Death rates from heart disease and stroke could be significantly lowered by prescribing statins with blood pressure-lowering drugs, a study has found.
The findings come from long term follow up data from the Anglo-Scandinavian Cardiac Outcomes Trial (ASCOT) and reveal that for patients with high blood pressure taking a calcium channel blocker-based treatment plus a statin, deaths from cardiovascular causes such as heart attack and stroke were lower than for those taking an alternative beta blocker-based treatment and who had not taken statins, more than a decade after the trial closed.
According to the researchers, the findings, published today in The Lancet, further support the evidence that treating hypertensive patients with cholesterol- and blood-pressure-lowering medications may have long term benefits for cardiovascular health, and that the earlier patients are prescribed the treatments the better.
The ASCOT trial was set up to compare two separate treatments for high blood pressure, but was stopped early as certain treatment combinations were so effective at preventing heart attacks and strokes. But according to the researchers, their new analyses have shown a legacy effect benefiting patients more than a decade later.
The authors highlight, however, that there is a period of more than 10 years following the end of the trial where they do not have full data available for treatments patients may have been taking or prescribed.
The latest findings, from researchers at Imperial College London and Queen Mary University of London, were presented at the European Society of Cardiology Congress in Munich today.
Blood pressure-lowering trial
In ASCOT, between 1998 and 2000, over 19,000 patients in the UK, Ireland and Scandinavia with high blood pressure were randomly allocated to one of two blood pressure lowering treatments – using a calcium channel blocker called amlodipine, plus perindopril, or a beta-blocker called atenolol, plus thiazide diuretic – (the blood pressure lowering arm, or BPLA*, of the trial). Half of all patients were then further randomised to receive the cholesterol-lowering statin atorvastatin or a placebo (the lipid lowering arm of the trial, or LLA**).
We have previously shown that statins can confer long term benefits on mortality after trials have stopped, but to our knowledge it has never before been shown that for patients with high blood pressure there may be long term benefits on preventing cardiovascular deaths Professor Peter Sever Study Author
In 2003, the lipid-lowering arm of the trial was stopped early after 3.3 years follow up,because the statin proved to be highly beneficial in preventing heart attacks and strokes. More than two years after the trial was stopped most participants from both groups were taking statins. In 2005, the blood pressure-lowering arm was stopped because the amlodipine arm prevented more strokes and deaths than the atenolol arm.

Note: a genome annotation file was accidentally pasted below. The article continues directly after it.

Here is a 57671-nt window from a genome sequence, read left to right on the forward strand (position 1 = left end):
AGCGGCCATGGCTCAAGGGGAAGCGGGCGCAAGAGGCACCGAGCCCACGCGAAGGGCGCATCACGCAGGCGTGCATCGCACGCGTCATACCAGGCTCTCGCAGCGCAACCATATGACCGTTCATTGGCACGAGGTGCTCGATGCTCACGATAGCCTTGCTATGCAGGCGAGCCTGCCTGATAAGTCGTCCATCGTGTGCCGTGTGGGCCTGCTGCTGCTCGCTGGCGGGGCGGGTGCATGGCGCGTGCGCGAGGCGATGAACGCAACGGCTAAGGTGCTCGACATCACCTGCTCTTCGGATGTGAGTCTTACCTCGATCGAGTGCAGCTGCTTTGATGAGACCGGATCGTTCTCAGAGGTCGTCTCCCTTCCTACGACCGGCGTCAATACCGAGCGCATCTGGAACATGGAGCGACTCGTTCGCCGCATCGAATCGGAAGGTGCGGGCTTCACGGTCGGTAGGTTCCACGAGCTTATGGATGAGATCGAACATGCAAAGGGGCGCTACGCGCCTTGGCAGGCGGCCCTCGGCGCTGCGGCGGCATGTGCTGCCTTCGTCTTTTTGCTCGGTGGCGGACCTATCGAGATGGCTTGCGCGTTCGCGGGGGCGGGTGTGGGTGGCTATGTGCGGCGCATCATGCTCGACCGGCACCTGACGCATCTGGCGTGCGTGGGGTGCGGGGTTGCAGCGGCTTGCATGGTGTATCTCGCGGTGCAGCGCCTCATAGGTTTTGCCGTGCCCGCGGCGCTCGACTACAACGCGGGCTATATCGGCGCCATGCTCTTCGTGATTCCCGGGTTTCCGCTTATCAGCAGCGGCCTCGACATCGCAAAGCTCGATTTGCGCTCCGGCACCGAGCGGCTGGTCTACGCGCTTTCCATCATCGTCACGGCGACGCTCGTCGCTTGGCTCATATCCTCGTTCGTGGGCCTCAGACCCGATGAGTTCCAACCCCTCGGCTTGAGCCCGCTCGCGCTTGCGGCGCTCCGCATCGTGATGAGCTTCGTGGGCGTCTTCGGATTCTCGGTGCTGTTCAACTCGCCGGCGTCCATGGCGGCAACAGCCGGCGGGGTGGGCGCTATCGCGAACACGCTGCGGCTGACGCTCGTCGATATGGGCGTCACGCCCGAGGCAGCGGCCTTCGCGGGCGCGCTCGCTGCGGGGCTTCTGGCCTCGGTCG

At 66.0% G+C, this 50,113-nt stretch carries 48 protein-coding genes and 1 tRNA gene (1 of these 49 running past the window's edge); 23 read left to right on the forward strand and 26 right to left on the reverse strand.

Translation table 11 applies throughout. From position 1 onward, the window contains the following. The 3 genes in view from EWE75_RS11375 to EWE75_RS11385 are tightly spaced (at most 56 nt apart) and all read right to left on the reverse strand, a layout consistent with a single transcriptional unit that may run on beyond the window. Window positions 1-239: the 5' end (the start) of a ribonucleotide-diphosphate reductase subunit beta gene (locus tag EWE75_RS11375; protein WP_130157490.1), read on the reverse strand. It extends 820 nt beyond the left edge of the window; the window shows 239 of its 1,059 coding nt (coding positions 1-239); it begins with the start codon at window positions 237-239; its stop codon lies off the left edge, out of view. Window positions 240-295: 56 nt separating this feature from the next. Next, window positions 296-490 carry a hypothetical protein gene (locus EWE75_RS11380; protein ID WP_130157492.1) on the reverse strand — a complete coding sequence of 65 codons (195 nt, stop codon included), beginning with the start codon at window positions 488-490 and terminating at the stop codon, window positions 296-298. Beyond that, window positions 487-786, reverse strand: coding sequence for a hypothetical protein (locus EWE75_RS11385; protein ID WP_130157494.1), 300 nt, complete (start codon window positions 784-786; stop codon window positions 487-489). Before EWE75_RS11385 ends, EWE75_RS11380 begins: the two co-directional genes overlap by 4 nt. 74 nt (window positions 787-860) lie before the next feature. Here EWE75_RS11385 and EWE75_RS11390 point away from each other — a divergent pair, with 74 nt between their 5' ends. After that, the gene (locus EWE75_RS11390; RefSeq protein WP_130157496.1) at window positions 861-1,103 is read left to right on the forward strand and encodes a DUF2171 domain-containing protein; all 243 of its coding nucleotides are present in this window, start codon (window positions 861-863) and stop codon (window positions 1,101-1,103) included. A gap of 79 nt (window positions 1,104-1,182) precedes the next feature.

The new analysis looked at the number and cause of deaths among the 8,580 participants in the ASCOT trial who were based in the UK and followed up until December 2015
After 16 years’ follow-up, a total of 3,282 patients had died. Of those originally treated with atorvastatin (and who would have received statins for at least two years more than the placebo group) there were 15 per cent fewer cardiovascular deaths compared with those originally assigned to the placebo arm of the trial.
For those originally treated with amlodipine, compared with atenolol, there were 19 per cent fewer deaths from stoke.
The data also show there were 10 per cent overall fewer cardiovascular deaths, although the latter was not found to be statistically significant.
Professor Peter Sever, from the National Heart and Lung Institute at Imperial College London, who led the study together with Dr Ajay Gupta from Queen Mary University of London, said: “We have previously shown that statins can confer long term benefits on mortality after trials have stopped, but to our knowledge it has never before been shown that for patients with high blood pressure there may be long term benefits on preventing cardiovascular deaths – particularly strokes in patients treated with a calcium channel blocker-based regimen.”
Professor Sever added: “We are continuing to research the underlying mechanisms that explain these findings, which have important implications for today’s treatment of hypertension and raised cholesterol.”
The initial results of ASCOT influenced national and international guidelines for blood pressure treatment and lipid-lowering for people at risk of heart disease and stroke, including those produced by NICE in the UK.
The study was investigator lead with funding provided by Pfizer. Professor Sever is a National Institute for Health Research Senior Investigator and the researcher was supported by the Biomedical Research Centre Award to Imperial College Healthcare NHS Trust, from the National Institute for Health Research.
‘Long-term mortality after the blood pressure and lipid-lowering treatment in hypertensive patients: 16-year follow-up of the Anglo-Scandinavian Cardiovascular Outcomes Trial (ASCOT) Legacy study’ by Ajay Gupta et al. is published in The Lancet.
Article text (excluding photos or graphics) © Imperial College London.
Photos and graphics subject to third party copyright used with permission or © Imperial College London.
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